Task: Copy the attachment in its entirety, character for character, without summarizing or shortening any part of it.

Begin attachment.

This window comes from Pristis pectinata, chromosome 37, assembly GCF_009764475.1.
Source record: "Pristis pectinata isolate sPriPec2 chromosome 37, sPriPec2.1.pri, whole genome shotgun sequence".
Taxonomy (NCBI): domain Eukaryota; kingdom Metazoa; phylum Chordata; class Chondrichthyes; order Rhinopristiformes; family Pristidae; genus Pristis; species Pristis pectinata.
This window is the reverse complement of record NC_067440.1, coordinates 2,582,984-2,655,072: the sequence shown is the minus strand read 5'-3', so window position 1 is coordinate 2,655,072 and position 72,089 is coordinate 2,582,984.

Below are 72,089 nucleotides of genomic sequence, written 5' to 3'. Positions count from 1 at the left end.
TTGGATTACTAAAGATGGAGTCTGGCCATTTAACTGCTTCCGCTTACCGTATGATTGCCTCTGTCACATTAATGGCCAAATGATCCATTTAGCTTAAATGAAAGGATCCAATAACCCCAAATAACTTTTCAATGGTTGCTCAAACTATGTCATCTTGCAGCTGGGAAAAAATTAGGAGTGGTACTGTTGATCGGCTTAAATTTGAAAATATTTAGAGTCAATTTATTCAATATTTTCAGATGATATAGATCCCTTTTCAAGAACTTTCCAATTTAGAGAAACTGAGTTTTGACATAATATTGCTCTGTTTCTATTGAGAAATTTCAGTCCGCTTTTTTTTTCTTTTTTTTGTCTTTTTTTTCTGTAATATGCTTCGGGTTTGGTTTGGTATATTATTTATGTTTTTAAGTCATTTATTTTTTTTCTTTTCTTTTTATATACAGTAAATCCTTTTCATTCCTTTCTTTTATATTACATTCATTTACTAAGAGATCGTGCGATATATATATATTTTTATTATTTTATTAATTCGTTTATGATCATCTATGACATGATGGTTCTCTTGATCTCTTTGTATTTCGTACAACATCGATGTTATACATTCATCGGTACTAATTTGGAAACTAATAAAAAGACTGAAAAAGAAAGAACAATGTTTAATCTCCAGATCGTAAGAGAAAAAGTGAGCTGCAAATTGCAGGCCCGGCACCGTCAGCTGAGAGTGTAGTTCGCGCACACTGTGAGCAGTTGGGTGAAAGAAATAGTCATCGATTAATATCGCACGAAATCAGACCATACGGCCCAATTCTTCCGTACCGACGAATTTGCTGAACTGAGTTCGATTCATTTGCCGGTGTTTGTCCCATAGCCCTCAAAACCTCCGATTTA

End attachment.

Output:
This window comes from Pristis pectinata, chromosome 37, assembly GCF_009764475.1.
Source record: "Pristis pectinata isolate sPriPec2 chromosome 37, sPriPec2.1.pri, whole genome shotgun sequence".
Taxonomy (NCBI): domain Eukaryota; kingdom Metazoa; phylum Chordata; class Chondrichthyes; order Rhinopristiformes; family Pristidae; genus Pristis; species Pristis pectinata.
This window is the reverse complement of record NC_067440.1, coordinates 2,582,984-2,655,072: the sequence shown is the minus strand read 5'-3', so window position 1 is coordinate 2,655,072 and position 72,089 is coordinate 2,582,984.

Below are 72,089 nucleotides of genomic sequence, written 5' to 3'. Positions count from 1 at the left end.
TTGGATTACTAAAGATGGAGTCTGGCCATTTAACTGCTTCCGCTTACCGTATGATTGCCTCTGTCACATTAATGGCCAAATGATCCATTTAGCTTAAATGAAAGGATCCAATAACCCCAAATAACTTTTCAATGGTTGCTCAAACTATGTCATCTTGCAGCTGGGAAAAAATTAGGAGTGGTACTGTTGATCGGCTTAAATTTGAAAATATTTAGAGTCAATTTATTCAATATTTTCAGATGATATAGATCCCTTTTCAAGAACTTTCCAATTTAGAGAAACTGAGTTTTGACATAATATTGCTCTGTTTCTATTGAGAAATTTCAGTCCGCTTTTTTTTTCTTTTTTTTGTCTTTTTTTTCTGTAATATGCTTCGGGTTTGGTTTGGTATATTATTTATGTTTTTAAGTCATTTATTTTTTTTCTTTTCTTTTTATATACAGTAAATCCTTTTCATTCCTTTCTTTTATATTACATTCATTTACTAAGAGATCGTGCGATATATATATATTTTTATTATTTTATTAATTCGTTTATGATCATCTATGACATGATGGTTCTCTTGATCTCTTTGTATTTCGTACAACATCGATGTTATACATTCATCGGTACTAATTTGGAAACTAATAAAAAGACTGAAAAAGAAAGAACAATGTTTAATCTCCAGATCGTAAGAGAAAAAGTGAGCTGCAAATTGCAGGCCCGGCACCGTCAGCTGAGAGTGTAGTTCGCGCACACTGTGAGCAGTTGGGTGAAAGAAATAGTCATCGATTAATATCGCACGAAATCAGACCATACGGCCCAATTCTTCCGTACCGACGAATTTGCTGAACTGAGTTCGATTCATTTGCCGGTGTTTGTCCCATAGCCCTCAAAACCTCCGATTTA